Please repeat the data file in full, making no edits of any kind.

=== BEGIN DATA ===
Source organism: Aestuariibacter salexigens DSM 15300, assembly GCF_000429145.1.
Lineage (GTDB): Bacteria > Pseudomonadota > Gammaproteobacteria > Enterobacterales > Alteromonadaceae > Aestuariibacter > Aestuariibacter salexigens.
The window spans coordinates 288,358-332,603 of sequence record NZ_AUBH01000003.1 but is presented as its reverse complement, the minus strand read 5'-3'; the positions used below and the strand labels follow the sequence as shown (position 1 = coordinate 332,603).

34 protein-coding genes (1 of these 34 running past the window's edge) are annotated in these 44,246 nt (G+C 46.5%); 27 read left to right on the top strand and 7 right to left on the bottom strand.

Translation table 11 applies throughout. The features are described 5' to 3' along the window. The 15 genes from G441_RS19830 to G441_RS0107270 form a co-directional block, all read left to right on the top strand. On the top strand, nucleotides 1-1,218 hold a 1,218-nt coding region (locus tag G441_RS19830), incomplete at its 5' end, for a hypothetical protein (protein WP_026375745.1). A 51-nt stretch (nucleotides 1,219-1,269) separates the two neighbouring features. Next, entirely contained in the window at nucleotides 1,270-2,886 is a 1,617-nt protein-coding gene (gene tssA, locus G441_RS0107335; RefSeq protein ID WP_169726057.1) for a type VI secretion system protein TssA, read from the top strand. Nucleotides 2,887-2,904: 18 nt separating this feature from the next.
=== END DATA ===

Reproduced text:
Source organism: Aestuariibacter salexigens DSM 15300, assembly GCF_000429145.1.
Lineage (GTDB): Bacteria > Pseudomonadota > Gammaproteobacteria > Enterobacterales > Alteromonadaceae > Aestuariibacter > Aestuariibacter salexigens.
The window spans coordinates 288,358-332,603 of sequence record NZ_AUBH01000003.1 but is presented as its reverse complement, the minus strand read 5'-3'; the positions used below and the strand labels follow the sequence as shown (position 1 = coordinate 332,603).

34 protein-coding genes (1 of these 34 running past the window's edge) are annotated in these 44,246 nt (G+C 46.5%); 27 read left to right on the top strand and 7 right to left on the bottom strand.

Translation table 11 applies throughout. The features are described 5' to 3' along the window. The 15 genes from G441_RS19830 to G441_RS0107270 form a co-directional block, all read left to right on the top strand. On the top strand, nucleotides 1-1,218 hold a 1,218-nt coding region (locus tag G441_RS19830), incomplete at its 5' end, for a hypothetical protein (protein WP_026375745.1). A 51-nt stretch (nucleotides 1,219-1,269) separates the two neighbouring features. Next, entirely contained in the window at nucleotides 1,270-2,886 is a 1,617-nt protein-coding gene (gene tssA, locus G441_RS0107335; RefSeq protein ID WP_169726057.1) for a type VI secretion system protein TssA, read from the top strand. Nucleotides 2,887-2,904: 18 nt separating this feature from the next.